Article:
The University of Chicago

School of Social Service Administration Magazine

Joshua F. Cohen Helped Develop the SSA Generalist Program

Joshua Cohen

Joshua F. Cohen, a former SSA faculty member, died April 2, 2015. He was 88. During his career at the University of Chicago School of Social Service Administration between 1968 and 1982 he served as assistant professor, lecturer, senior lecturer, and director of the Community Mental Health Program.

Cohen was important in shaping, developing, and teaching SSA’s early generalist program, which influenced the development of the generalist idea throughout social work education. The generalist program combined casework, group work, and community work. He also developed a field work program that placed both clinical practice and social administration students together in the community, first in the Woodlawn neighborhood and Cabrini-Green housing projects in Chicago and later on in Evanston, IL.

Professor Emeritus John Schuerman said of Cohen, “Josh was a true intellectual with great curiosity. He was energetic, always on the go, and eager to impart to his students his great knowledge of communities and how to work with them, particularly in Chicago and Evanston.”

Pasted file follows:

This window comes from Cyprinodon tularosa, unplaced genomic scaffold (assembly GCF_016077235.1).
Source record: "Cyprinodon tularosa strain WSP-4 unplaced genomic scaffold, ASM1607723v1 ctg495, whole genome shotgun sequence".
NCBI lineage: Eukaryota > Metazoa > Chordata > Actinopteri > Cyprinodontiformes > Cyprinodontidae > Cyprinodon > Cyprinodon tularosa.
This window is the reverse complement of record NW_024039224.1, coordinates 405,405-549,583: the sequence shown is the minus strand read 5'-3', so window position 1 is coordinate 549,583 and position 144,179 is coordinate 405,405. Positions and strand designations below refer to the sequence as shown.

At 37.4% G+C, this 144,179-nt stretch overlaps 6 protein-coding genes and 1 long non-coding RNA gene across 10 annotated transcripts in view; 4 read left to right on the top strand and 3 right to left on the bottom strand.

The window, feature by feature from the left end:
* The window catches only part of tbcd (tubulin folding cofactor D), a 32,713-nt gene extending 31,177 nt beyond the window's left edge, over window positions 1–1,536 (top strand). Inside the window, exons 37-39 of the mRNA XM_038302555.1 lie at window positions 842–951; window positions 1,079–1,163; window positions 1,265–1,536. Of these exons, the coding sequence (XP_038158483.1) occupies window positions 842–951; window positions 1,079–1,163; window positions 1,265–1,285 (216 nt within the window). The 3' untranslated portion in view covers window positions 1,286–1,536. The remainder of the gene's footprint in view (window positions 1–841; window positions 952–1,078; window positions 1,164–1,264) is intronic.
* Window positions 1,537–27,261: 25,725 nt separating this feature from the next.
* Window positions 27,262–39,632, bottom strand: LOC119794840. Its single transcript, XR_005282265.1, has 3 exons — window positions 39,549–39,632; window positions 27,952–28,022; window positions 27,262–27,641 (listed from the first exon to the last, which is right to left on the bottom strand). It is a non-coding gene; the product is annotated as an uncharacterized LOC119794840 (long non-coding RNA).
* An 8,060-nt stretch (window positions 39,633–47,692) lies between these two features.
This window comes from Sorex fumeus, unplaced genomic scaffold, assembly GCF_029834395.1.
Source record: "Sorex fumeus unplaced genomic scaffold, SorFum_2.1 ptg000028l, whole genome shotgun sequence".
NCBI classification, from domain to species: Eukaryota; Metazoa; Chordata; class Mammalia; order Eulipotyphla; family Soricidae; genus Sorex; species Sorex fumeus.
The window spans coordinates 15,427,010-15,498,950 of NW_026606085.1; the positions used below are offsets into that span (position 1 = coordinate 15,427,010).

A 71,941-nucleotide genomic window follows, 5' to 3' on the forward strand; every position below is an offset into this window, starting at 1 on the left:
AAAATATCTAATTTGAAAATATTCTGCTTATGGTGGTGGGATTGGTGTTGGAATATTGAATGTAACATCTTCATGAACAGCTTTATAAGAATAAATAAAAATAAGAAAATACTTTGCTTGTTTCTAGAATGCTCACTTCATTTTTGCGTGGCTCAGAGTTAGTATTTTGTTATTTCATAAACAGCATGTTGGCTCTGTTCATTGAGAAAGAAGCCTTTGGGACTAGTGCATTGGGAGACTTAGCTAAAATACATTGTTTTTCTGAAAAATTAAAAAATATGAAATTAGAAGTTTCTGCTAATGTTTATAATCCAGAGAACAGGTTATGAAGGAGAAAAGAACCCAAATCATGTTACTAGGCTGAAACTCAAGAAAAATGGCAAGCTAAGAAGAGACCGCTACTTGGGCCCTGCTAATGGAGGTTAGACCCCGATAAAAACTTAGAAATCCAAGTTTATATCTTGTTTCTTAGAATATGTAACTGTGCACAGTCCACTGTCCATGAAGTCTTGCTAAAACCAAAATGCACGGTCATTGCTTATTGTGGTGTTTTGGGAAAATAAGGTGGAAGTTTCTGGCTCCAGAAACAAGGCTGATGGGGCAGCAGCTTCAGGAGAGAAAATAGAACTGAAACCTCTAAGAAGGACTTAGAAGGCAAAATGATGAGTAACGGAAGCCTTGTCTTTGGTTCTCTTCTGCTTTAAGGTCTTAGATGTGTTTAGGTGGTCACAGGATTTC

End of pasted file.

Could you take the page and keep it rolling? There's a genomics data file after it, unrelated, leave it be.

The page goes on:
After leaving SSA in 1982, he served on the faculty at the Institute for Clinical Social Work in Chicago.

Cohen was born July 24, 1926 in Brooklyn, and was raised in the Bronx, New York. He and his wife, Lisa, were married in 1949 in New York and left shortly thereafter for a new life in Chicago. In his early career, Cohen worked as a community organizer and as a social worker, doing group work with the Jewish Community Centers of Chicago, as a consulting psychotherapist with the Division of Alcoholism, Illinois Department of Mental Health, and in various positions, from caseworker to assistant director, with Family Service in Lake County, Illinois. He was also a graduate of the child care (now child therapy) program at the Chicago Institute for Psychoanalysis.

He received his BS in sociology from the City College of New York and an MS in social work from Columbia University. He pursued doctoral studies under a child psychology traineeship at the University of Chicago in the Division of Social Sciences (Human Development) on personality changes associated with impending fatherhood.

In his later years, Cohen consulted pro bono for the Pope John XXIII School and Youth Organizations Umbrella, both in Evanston.

He is survived by Lisa, his wife of 65 years, four sons, Matthew, Jonathan, Shaul, and Ethan, and their families.